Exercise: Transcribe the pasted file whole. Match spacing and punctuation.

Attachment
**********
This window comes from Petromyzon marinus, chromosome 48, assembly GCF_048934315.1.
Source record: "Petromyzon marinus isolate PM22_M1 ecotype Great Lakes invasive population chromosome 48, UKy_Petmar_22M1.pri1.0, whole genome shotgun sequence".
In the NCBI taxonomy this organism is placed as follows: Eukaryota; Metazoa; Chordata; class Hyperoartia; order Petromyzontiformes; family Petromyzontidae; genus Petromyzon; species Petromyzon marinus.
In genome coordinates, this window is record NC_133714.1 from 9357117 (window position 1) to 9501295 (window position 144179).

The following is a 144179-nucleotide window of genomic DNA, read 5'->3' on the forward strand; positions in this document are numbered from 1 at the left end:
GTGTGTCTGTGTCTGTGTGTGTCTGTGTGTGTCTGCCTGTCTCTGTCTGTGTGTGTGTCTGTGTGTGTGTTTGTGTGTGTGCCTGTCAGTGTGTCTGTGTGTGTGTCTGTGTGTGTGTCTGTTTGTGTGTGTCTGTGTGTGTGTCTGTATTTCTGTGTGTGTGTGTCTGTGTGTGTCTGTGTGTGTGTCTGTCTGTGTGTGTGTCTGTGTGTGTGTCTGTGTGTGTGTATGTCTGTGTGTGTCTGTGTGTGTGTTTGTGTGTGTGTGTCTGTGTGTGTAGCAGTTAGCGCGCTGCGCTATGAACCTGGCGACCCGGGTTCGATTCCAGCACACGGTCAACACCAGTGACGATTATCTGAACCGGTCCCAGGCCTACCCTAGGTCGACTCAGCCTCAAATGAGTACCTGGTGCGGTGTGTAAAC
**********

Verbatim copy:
This window comes from Petromyzon marinus, chromosome 48, assembly GCF_048934315.1.
Source record: "Petromyzon marinus isolate PM22_M1 ecotype Great Lakes invasive population chromosome 48, UKy_Petmar_22M1.pri1.0, whole genome shotgun sequence".
In the NCBI taxonomy this organism is placed as follows: Eukaryota; Metazoa; Chordata; class Hyperoartia; order Petromyzontiformes; family Petromyzontidae; genus Petromyzon; species Petromyzon marinus.
In genome coordinates, this window is record NC_133714.1 from 9357117 (window position 1) to 9501295 (window position 144179).

The following is a 144179-nucleotide window of genomic DNA, read 5'->3' on the forward strand; positions in this document are numbered from 1 at the left end:
GTGTGTCTGTGTCTGTGTGTGTCTGTGTGTGTCTGCCTGTCTCTGTCTGTGTGTGTGTCTGTGTGTGTGTTTGTGTGTGTGCCTGTCAGTGTGTCTGTGTGTGTGTCTGTGTGTGTGTCTGTTTGTGTGTGTCTGTGTGTGTGTCTGTATTTCTGTGTGTGTGTGTCTGTGTGTGTCTGTGTGTGTGTCTGTCTGTGTGTGTGTCTGTGTGTGTGTCTGTGTGTGTGTATGTCTGTGTGTGTCTGTGTGTGTGTTTGTGTGTGTGTGTCTGTGTGTGTAGCAGTTAGCGCGCTGCGCTATGAACCTGGCGACCCGGGTTCGATTCCAGCACACGGTCAACACCAGTGACGATTATCTGAACCGGTCCCAGGCCTACCCTAGGTCGACTCAGCCTCAAATGAGTACCTGGTGCGGTGTGTAAAC